What You Need to Start Your Freelancing Career

I’ve been getting a lot of questions lately on how I started my freelancing career. If you need motivation (or to burst your bubble), let me share with you my story.

Exactly 9 months ago I left my job as a team leader in the company where I’ve been working for almost 10 years. I thought I was happy and that I was exactly where I needed to be. Until one day I realized that I want to do something else. I no longer want to burn 4 hours of my day just to travel to work and back home. I hated the fact that I spend more time in EDSA instead of relaxing at home. And that I need to trade family time with sleep because I can’t afford to be late at work. Imagine, having to choose between these two almost every effin day for a decade.

So, I took the giant leap with eyes closed. Using the money I got from my 13th-month pay, I bought a laptop. Then I enrolled on a course offered by my friend who’s now my mentor, Natasha Rivera. From January until March of 2018 there are only three things I did:

  1. Watch videos at the Work from Home Be Awesome portal
  2. Edit my Upwork profile until it got approved (on my 10th attempt)
  3. Send 5 proposals every day until I got my first client

When you get into freelancing, do not expect the journey to be easy. No, it’s way more difficult than working on a full-time job in a typical setup. But the stress and worries are all worth it. These negative emotions will fuel your fire in pushing yourself to assess your own work and to learn more.

Since you’ll be working on your own most of the time, you will need a support system. I connected to Work from Home Be Awesome where Natasha thought us about web design, podcasting, creating funnels, etc. Wait .. I did not learn all of them because I decided not to. I focused with one and that is podcasting.  Every day, I would go to Natasha’s house and observe how she works on her projects. This is on top of the time I spent watching her online tutorials and attending her webinars.

In her class, I met other freelancers who also became my mentors. Connecting yourself to a group like WFHBA will not only teach you skills, it will also help you get acquainted with people who will eventually become part of your support system.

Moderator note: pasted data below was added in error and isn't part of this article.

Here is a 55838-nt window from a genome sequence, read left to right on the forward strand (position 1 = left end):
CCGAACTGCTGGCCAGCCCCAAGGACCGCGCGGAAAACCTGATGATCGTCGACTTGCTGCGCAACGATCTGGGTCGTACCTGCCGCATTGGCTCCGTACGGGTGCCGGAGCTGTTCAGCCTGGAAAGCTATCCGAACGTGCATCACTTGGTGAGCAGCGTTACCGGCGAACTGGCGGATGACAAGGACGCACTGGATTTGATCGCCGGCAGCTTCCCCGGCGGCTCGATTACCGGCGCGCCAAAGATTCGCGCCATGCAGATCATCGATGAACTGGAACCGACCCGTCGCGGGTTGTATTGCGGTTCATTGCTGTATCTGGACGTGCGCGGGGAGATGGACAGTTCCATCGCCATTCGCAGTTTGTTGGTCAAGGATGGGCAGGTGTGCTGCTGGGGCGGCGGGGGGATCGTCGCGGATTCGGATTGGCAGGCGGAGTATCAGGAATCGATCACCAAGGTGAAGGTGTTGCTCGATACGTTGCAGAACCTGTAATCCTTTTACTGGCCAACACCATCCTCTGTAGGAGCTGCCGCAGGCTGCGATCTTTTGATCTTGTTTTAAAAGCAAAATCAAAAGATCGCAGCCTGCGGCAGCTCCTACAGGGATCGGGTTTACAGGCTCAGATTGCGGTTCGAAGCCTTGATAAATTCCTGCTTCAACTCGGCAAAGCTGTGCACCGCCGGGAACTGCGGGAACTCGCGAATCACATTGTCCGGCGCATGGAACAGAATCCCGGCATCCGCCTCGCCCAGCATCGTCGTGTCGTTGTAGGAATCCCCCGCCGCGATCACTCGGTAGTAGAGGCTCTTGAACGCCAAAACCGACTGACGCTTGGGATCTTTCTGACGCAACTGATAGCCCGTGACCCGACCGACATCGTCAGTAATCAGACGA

Apart from the skills, you also need a platform where to source your clients. This is similar to Jobstreet; a place where you can go to find job vacancies and submit an application. I chose to create a profile in Upwork. Getting in their arena is not easy. You need to create a portfolio which requires approval before you can start applying for jobs. It took me 10 tries before my profile got approved.

I can’t recommend a trick or a formula on how to get accepted in Upwork. But there are three things which I think will help. First, your skills must be aligned with what you stated in your profile description. Second, attach samples of your work (this may also help in getting clients). I attached a PDF of a transcribed document for a video which I got from Youtube. And lastly, keep on trying. Be persistent. If you don’t get approved on your first or second try, give it another shot. Remember, it took me 10 attempts. 🙂

Once you’re in, here comes another challenge. How to get your first client! It will be easier for you to get hired by another BPO than to book your first client in Upwork (based on my experience).  But then again, nothing beats persistence. I set a goal of sending 5 proposals every day. I critically chose the jobs that I applied to because there’s a limit on how many applications you can send in a month (You’re given 60 connects. 2 connects = 1 proposal/application). Every day I take my time to revise my proposal. I analyze why it isn’t appealing enough for a client to ignore it. Until another mentor shared her magic formula – the bull’s eye approach.

The bull’s eye approach highlights the importance of comprehending what kind of help the client needs so you can position yourself as an expert who can solve their dilemma. The bull’s eye proposal has three important parts – the area where the client needs help, your expertise, and the gameplan. I’ll discuss this in the future once I get the permission to share it. 🙂

That’s it! I hope this entry gave you an idea on how or where to start. Our bottom line here is simple. More than the laptop or a stable internet connection, the first thing you will need to start your freelancing career is PERSISTENCE. Expect the worst and be surprised with the blessings you’ll get!

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